Continue reading: Celebrity Mix Review

The House of Mirth Review


OK
Draw near and bear witness to Gillian Anderson, a very successful television actress (The X Files) who is still trying to find her legs on the big screen. Like many before her, she will try a tactic that has made stars out of otherwise B-list actors: By taking the leading role in an art house flick.

Welcome then to The House of Mirth, a period piece which bears little happiness for those within. Or, ultimately, for those in the audience.

Continue reading: The House of Mirth Review

Oxygen Review


OK
Passable thriller about a psycho escape artist who buries a woman alive and screws with the head of the cop on the case. Cinemax late night at its best.

Fly Away Home Review


Weak
Anna Paquin's first starring role after stealing an Oscar for The Piano is the harmless family movie Fly Away Home. Following in the footsteps of countless family movies before it, Fly Away Home tries too hard to appeal to both children and their parents and ultimately loses much of its appeal to everybody.

In case you missed the movie's trailer, which provides a nice plot synopsis, Fly Away Home is about a teenage girl (Paquin) from New Zealand who moves in with her Canadian father (Jeff Daniels) after her mother dies. The young girl is utterly bored and lonely until she finds a family of young goose eggs (eventually geese) to take care of. After she becomes the geese's mother, she finds happiness, and the whole family bands together to figure out how to take care of the geese. This ultimately leads to the decision to have young Anna fly the geese down south for the winter.

Continue reading: Fly Away Home Review

Don't Look Down Review


Unbearable
In this Wes Craven Presents production, there are no monsters, not demons, and no creatures from beyond the grave. Actually, there are a couple of presumed ghosts, but sadly, the characters in Don't Look Down are only afraid of... heights.

This is sad, sad "horror" at its inexplicable worst, an absolutely dreadful attempt at the type of thriller that never really shows the face of the bad guy. The idea is that when one girl's sister falls to her death, the survivor (Megan Ward) becomes afraid of heights and seeks help from an aggressive therapy group. But when the group's members start falling to their deaths (hmmmmmm...), she wonders, geez, do those ghosts of the dead I keep seeing have anything to do with it?

Continue reading: Don't Look Down Review

Save the Last Dance Review


Grim
It is a strange coincidence that, as I rode in a taxi to the screening of Save the Last Dance, Irene Cara's "What a Feeling" played on the radio. I could imagine no more of a fitting primer for a film that basically amounts to Flashdance 2001.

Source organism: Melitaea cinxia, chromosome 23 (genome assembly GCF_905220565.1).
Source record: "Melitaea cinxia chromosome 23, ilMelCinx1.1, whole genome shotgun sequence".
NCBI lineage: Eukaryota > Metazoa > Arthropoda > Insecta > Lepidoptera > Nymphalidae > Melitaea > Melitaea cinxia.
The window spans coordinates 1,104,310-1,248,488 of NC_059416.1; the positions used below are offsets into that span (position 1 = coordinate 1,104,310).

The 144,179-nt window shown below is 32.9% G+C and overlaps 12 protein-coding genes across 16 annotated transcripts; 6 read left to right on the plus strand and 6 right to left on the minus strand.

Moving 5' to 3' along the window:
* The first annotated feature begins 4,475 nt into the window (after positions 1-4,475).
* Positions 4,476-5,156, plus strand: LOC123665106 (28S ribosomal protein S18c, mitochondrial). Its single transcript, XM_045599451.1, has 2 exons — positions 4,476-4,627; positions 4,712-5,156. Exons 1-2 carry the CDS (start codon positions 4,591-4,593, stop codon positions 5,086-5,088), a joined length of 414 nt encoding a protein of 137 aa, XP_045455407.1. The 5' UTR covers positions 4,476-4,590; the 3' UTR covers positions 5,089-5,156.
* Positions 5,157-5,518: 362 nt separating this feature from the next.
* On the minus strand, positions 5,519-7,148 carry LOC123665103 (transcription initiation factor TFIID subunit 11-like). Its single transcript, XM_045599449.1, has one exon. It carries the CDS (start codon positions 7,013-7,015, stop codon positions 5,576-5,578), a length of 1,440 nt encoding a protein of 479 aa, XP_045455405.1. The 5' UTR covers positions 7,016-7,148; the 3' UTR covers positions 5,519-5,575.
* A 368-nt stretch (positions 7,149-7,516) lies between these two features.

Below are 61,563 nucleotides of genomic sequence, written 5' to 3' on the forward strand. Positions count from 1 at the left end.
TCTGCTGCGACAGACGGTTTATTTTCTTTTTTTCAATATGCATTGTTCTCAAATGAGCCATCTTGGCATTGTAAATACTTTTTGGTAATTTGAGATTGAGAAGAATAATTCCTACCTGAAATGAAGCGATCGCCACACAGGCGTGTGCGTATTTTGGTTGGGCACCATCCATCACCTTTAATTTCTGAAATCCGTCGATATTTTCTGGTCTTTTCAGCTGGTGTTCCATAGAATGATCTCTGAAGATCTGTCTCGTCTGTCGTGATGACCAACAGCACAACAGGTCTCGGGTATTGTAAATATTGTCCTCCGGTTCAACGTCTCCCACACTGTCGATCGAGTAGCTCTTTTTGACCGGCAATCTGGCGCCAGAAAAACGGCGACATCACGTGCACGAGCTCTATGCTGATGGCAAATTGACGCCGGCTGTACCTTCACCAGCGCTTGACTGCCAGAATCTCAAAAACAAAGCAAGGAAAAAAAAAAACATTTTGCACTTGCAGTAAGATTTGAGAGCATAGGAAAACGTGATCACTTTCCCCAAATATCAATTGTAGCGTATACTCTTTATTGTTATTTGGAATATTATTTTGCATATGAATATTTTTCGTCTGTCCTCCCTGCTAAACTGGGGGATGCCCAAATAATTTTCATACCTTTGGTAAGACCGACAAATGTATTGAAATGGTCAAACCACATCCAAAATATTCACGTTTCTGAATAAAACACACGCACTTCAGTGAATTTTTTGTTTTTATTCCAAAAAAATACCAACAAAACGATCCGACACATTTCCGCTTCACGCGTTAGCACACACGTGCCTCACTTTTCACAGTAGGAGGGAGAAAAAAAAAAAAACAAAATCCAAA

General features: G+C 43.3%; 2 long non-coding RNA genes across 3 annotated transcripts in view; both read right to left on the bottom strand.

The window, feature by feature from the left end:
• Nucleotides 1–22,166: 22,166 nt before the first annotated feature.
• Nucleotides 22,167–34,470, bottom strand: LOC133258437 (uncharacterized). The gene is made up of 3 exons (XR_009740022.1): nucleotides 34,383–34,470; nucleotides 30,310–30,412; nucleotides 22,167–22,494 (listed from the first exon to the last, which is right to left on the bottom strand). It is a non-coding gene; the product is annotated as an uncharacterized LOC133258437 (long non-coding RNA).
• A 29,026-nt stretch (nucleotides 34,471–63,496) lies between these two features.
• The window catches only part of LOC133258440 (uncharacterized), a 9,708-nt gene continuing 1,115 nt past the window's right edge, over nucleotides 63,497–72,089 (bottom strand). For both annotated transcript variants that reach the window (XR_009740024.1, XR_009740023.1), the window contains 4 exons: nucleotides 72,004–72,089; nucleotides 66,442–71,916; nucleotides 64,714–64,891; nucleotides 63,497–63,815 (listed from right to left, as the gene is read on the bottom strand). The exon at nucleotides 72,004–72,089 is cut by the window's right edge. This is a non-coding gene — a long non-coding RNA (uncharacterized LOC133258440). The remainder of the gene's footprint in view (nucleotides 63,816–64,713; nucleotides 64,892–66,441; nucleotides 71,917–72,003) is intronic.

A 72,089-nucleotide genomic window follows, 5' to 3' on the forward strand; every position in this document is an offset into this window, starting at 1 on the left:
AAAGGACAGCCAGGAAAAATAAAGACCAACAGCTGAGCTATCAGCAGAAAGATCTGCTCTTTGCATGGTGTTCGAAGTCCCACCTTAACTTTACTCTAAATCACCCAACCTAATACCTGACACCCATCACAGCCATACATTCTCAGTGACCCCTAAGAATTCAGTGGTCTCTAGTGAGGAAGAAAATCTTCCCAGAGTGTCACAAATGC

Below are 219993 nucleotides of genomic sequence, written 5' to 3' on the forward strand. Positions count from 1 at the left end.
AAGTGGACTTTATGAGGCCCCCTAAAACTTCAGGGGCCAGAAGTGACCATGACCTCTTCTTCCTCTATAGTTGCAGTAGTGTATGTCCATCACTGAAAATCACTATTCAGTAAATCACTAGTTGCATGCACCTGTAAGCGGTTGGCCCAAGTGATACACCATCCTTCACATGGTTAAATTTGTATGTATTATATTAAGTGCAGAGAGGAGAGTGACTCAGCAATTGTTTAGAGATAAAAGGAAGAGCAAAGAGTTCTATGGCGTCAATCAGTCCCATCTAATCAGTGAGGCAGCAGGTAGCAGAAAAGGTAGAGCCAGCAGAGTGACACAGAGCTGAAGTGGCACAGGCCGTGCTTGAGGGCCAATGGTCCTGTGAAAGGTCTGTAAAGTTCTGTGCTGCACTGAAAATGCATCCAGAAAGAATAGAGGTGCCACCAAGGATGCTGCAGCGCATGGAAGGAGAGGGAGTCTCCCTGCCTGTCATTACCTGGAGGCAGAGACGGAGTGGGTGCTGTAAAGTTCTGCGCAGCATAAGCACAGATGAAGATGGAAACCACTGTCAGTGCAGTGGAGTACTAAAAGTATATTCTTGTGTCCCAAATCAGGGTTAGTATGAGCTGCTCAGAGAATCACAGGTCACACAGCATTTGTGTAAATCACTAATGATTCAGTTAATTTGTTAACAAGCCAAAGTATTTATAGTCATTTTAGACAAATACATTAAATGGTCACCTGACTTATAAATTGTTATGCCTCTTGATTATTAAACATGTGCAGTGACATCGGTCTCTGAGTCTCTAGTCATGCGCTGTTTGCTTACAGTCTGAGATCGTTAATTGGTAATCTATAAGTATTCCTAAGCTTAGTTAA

Save the Last Dance is the story of a spunky white girl named Sara (Julia Stiles, State and Main) who has a gift for ballet. When her mother dies in a car crash on her way to one of Sara's dance auditions, Sara is not only devastated; she also fails the audition. With her mother gone, she is forced to move in order to live with her jazzman father in a seedy Chicago neighborhood where spunky white girls are an extremely rare find. Soon, however, she is hitting the dance floor once again -- trading in her ballet slippers for a thick-soled pair of hip hop sneakers. And it doesn't take long before the romance begins.

Continue reading: Save the Last Dance Review

The Young Girl and the Monsoon Review


OK
A finger-snapping swing soundtrack and the Manhattan skyline are accompanied by the sarcastic voice-over of a 13-year-old kid. Sounds like another one of those Woody Allen movies, or, a more appropriate comparison, Don Roos (Bounce). Writer-director James Ryan's first feature is a fairly traditional indie "relationship" film about a weekend dad, Hank (Terry Kinney, The House of Mirth), coming to terms with his coming-of-age daughter of 13 years, Constance (Ellen Muth), and his perky young model girlfriend (Mili Avital, Polish Wedding). They all learn from one another.

Did you ever notice that all those quirky (read: mundane) indies have such flashy titles? The Myth of Fingerprints, The Tao of Steve, Dream With the Fishes... this one happens to be called The Young Girl and the Monsoon. Don't be too quick to pigeonhole this particular "quirk" into a category of vapid mediocrity, though. Ryan shows a perceptive knack for small moments of familial tenderness found in unlikely places, including a Central Park boxing match between daddy and daughter that runs the gamut from rage to bliss. He arouses pathos in a Chinese restaurant sequence where Constance demands that daddy carry her to the door. Such, such are the joys of handling a teenage girl going insane on the bridge to adulthood.

Continue reading: The Young Girl and the Monsoon Review

Terry Kinney